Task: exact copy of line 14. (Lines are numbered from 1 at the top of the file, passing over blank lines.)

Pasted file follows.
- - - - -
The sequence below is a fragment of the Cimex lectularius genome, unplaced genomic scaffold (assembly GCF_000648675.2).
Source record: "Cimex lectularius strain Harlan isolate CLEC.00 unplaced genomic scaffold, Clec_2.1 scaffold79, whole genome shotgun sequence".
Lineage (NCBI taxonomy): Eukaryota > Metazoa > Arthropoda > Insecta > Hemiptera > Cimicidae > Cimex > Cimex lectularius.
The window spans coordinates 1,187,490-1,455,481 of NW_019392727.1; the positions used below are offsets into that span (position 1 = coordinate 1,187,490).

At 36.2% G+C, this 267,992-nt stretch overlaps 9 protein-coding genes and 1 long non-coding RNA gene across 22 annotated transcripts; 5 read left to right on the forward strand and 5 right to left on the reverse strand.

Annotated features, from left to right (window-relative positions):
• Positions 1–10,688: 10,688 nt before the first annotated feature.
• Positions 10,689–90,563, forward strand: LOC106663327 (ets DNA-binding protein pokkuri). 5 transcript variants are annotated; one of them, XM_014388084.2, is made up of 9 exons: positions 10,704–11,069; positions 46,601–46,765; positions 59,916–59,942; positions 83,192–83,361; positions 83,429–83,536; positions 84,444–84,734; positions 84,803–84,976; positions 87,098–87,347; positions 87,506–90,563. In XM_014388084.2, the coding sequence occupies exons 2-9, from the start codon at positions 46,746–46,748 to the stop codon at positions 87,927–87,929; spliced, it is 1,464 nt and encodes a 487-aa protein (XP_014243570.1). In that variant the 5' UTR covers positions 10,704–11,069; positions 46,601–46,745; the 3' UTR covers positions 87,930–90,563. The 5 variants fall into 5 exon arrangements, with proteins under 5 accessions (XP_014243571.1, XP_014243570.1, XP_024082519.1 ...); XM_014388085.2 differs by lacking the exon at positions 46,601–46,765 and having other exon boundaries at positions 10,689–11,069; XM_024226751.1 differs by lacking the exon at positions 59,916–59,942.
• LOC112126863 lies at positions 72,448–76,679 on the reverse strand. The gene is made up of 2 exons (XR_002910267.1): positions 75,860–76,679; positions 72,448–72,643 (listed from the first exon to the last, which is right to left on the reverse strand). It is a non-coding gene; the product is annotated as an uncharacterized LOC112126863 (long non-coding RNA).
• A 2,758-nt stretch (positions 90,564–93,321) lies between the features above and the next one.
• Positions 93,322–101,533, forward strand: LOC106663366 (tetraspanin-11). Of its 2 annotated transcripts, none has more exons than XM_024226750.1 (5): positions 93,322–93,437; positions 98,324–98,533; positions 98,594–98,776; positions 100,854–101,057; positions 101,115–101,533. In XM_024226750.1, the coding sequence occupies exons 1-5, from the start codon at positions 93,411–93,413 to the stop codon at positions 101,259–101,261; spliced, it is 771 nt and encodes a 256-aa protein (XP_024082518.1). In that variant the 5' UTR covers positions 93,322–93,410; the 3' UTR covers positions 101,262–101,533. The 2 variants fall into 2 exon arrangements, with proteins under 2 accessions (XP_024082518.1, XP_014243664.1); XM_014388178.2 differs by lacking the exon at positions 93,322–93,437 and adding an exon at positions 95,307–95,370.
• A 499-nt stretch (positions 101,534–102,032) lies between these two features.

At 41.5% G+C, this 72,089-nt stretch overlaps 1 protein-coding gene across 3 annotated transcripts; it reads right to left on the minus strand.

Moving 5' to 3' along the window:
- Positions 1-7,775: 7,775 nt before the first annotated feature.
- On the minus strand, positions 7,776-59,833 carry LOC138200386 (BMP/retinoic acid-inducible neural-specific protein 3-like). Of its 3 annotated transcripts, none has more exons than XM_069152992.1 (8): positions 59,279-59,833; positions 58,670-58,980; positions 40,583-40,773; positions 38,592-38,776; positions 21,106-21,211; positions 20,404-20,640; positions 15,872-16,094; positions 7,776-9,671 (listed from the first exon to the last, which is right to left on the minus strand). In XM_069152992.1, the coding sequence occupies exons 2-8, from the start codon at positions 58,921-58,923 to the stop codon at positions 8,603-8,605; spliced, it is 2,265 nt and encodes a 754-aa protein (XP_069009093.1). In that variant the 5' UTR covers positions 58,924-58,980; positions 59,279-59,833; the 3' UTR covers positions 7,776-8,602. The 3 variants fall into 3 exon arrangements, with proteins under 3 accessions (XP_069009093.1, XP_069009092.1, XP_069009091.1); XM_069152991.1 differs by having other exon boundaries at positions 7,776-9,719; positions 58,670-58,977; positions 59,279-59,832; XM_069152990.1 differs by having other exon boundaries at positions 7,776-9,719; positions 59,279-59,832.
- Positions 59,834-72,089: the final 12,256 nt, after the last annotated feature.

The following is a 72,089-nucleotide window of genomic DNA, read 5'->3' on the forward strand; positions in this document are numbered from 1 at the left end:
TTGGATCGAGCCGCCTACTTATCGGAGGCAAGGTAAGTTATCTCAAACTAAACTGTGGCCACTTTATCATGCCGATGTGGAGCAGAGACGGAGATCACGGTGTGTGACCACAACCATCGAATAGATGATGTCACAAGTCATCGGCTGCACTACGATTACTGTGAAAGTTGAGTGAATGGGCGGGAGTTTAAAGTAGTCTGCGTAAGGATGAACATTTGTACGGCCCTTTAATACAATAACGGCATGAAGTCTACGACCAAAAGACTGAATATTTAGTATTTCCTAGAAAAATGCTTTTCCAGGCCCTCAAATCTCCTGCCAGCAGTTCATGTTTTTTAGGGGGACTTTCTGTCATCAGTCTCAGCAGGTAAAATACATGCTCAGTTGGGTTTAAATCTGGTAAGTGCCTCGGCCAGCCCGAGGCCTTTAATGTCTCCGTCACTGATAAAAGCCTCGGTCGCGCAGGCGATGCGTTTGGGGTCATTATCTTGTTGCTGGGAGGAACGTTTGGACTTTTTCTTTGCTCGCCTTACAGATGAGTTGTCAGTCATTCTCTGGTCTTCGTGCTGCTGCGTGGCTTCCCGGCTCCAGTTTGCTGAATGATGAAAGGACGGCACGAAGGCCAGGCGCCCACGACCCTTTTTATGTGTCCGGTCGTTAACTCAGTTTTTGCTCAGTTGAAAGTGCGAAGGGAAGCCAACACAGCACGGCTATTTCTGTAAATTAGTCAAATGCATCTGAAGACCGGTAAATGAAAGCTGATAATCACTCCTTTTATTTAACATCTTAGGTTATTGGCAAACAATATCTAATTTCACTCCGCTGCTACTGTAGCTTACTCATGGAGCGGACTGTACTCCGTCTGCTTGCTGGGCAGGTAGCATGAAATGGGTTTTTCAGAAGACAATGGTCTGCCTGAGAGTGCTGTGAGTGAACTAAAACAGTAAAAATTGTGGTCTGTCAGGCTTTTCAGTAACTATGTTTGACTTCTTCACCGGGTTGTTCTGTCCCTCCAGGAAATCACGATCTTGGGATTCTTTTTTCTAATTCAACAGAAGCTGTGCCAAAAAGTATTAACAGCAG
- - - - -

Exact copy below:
Moving 5' to 3' along the window: